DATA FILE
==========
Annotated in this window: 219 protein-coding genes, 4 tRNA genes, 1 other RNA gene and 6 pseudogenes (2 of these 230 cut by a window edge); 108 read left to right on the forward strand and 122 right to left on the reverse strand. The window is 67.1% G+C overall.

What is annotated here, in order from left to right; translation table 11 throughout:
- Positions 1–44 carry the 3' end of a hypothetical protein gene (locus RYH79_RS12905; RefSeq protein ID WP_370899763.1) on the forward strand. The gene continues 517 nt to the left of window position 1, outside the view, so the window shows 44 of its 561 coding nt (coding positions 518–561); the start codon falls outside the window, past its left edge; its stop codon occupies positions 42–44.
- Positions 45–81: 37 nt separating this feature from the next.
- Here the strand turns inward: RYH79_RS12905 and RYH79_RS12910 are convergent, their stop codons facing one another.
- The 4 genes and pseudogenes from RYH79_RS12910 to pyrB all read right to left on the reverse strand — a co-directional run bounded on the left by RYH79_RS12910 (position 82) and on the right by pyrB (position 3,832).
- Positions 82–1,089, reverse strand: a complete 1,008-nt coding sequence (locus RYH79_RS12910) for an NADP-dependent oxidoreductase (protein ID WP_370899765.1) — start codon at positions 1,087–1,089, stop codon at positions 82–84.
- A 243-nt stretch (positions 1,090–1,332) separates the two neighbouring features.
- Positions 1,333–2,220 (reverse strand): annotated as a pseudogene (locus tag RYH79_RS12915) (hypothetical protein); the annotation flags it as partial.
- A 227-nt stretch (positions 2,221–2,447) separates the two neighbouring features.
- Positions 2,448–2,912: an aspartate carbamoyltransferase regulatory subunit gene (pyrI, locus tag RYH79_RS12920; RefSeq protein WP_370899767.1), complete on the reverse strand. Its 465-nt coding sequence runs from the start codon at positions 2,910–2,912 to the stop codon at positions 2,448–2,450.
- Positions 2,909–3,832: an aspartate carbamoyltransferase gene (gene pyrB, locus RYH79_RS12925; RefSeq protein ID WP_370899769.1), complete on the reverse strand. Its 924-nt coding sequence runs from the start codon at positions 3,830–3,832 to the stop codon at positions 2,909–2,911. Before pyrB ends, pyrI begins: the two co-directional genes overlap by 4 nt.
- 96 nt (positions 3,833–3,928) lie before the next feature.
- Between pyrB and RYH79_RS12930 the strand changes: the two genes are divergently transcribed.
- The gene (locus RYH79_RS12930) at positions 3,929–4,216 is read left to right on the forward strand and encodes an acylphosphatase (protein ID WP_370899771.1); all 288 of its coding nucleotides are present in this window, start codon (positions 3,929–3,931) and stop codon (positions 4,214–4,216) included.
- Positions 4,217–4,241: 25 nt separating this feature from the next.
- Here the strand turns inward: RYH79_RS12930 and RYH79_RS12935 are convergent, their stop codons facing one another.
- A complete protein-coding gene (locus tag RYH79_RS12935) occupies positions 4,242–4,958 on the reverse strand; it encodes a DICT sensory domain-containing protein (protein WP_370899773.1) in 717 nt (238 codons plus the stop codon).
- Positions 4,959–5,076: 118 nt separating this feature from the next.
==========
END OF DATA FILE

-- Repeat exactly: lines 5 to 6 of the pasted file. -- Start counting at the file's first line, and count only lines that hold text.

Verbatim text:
- Here the strand turns inward: RYH79_RS12905 and RYH79_RS12910 are convergent, their stop codons facing one another.
- The 4 genes and pseudogenes from RYH79_RS12910 to pyrB all read right to left on the reverse strand — a co-directional run bounded on the left by RYH79_RS12910 (position 82) and on the right by pyrB (position 3,832).